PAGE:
Thursday, March 11, 2010

Carolyn Steel: How food shapes our cities

Here is the brief description and link to the video I shall review in this post:

Cities have lead to mankind distancing itself from nature. As more people move into cities more land is turned to grain fields. Feeding the 6 billion people in the world has lead to 19 million hectares of rain forest being destroyed to make way for farming. even then we do not spread the food around properly. About 1 billion people are obese while about 1 billion starve. Not a good ratio. About half the food in the U.S. gets thrown out rather than eaten.

How did this come about? Well according to Carolyn Steel about 10,000 years ago in a far eastern area called the fertile crescent (due to the areas shape). Here two world changing inventions cam about; Agriculture and urbanism. The discovery of grain as a high yield and stable food source lead to the establishment of permanent settlements possible. These settlements revolved around grain and the harvest. An example of how large settlements in ancient times were able to feed themselves is Rome. Access to water allowed for food to be transported over vast distances quickly so that food would not spoil.

17th century London was built around food routes. The area of the city by the river Thames was all docks and grain and fish markets. Once food routes are established in cities they rarely ever move. Meat is the exception as in pre-industrial time animals literally walked into the city. In any pre-industrial city plan you can see how they were built around food routes by streets named after food an so forth.

ironically some of the first passengers on when trains came about were pigs, sheep and poultry as railways allowed for food to be transported across land very quickly. This allowed for cities to be built almost anywhere and grow to any size. The picture at 9:00 shows how with the coming of the railway between 1840 and 1929 London grew to three times its original size (fires not withstanding).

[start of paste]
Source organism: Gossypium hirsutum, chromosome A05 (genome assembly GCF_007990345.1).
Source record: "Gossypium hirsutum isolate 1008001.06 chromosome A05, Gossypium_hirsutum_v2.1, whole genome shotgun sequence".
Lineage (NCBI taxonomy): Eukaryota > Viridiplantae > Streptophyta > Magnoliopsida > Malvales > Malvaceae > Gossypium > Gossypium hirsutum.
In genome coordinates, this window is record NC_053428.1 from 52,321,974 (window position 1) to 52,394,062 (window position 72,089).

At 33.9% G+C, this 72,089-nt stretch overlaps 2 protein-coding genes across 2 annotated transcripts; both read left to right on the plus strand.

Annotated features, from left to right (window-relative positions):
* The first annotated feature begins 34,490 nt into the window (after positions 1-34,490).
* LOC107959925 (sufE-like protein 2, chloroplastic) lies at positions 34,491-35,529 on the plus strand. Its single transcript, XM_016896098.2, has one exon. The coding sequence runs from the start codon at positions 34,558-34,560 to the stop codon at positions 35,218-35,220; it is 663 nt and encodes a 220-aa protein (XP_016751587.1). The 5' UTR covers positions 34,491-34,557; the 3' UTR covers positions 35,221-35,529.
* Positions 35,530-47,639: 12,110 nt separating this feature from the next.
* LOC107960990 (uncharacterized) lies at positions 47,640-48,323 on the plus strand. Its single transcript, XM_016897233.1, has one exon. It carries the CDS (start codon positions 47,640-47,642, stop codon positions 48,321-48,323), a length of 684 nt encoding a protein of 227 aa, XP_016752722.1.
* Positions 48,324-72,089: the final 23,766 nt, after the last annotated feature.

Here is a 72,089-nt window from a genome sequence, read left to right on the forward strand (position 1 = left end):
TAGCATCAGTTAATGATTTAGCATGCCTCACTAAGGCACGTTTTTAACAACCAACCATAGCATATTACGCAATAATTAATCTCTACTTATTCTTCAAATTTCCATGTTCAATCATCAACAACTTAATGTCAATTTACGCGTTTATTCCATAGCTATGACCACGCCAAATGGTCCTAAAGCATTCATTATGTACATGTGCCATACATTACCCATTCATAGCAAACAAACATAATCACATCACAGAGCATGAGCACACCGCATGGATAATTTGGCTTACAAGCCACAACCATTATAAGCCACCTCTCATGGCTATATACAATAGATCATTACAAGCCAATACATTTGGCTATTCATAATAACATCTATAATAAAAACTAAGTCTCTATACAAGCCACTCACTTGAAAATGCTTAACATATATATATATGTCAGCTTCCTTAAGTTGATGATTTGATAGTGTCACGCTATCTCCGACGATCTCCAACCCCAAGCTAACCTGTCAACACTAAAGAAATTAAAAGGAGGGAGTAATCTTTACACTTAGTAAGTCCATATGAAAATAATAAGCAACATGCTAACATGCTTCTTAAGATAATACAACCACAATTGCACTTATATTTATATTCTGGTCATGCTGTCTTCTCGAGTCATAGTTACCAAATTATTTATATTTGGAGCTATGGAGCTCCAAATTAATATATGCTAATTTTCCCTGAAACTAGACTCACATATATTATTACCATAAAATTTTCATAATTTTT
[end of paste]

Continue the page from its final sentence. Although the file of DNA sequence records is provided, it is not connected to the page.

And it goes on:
The final emancipation of man cities from any relationship with nature came with the advent of the car. Now people didn't need to live near markets or near any smell associated with food. they could drive to market and back home again. This has lead to mankind alienating ourselves from nature and losing respect for food. We no longer smell or examine food to see if its fresh, we look at the label. if it does not look or seem right to use we simply throw it away. We are now dependent on system run by companies to access food, so while they promise easier access to food, it has actually become more difficult via the systems we have to go through. Ironic.

An author 500 years ago named Thomas Moore wondered what we could do about mankind separating itself from nature. In his book Utopia he gives and example of a series of semi-independent city-states that were within walking distance of each other. Everyone grew food in their backyard and hand community dinners. The problem with this example and others is that they are Utopian, a Greek word meaning either "good place" or "no place". These examples are not real, only imaginary and only in concepts. Carolyn Steel has come up with an alternative: Sitopia or "food place" (from the Greek word for food sitos, and place topos). This is because she believes (and I agree) that we live in a world shaped by food and we can use food as a powerful concept and design tool for shaping our cities.

One project mentioned is a greenhouse in Toronto where kids are taught about food and how to grow it. This helps reconnect people with nature. Once we start doing this on alarger scale we can turn cities from crowded unproductive areas into a balance of metropolis and nature. A main concept behind this is If the City looks after the Country, thr Country looks after the City.

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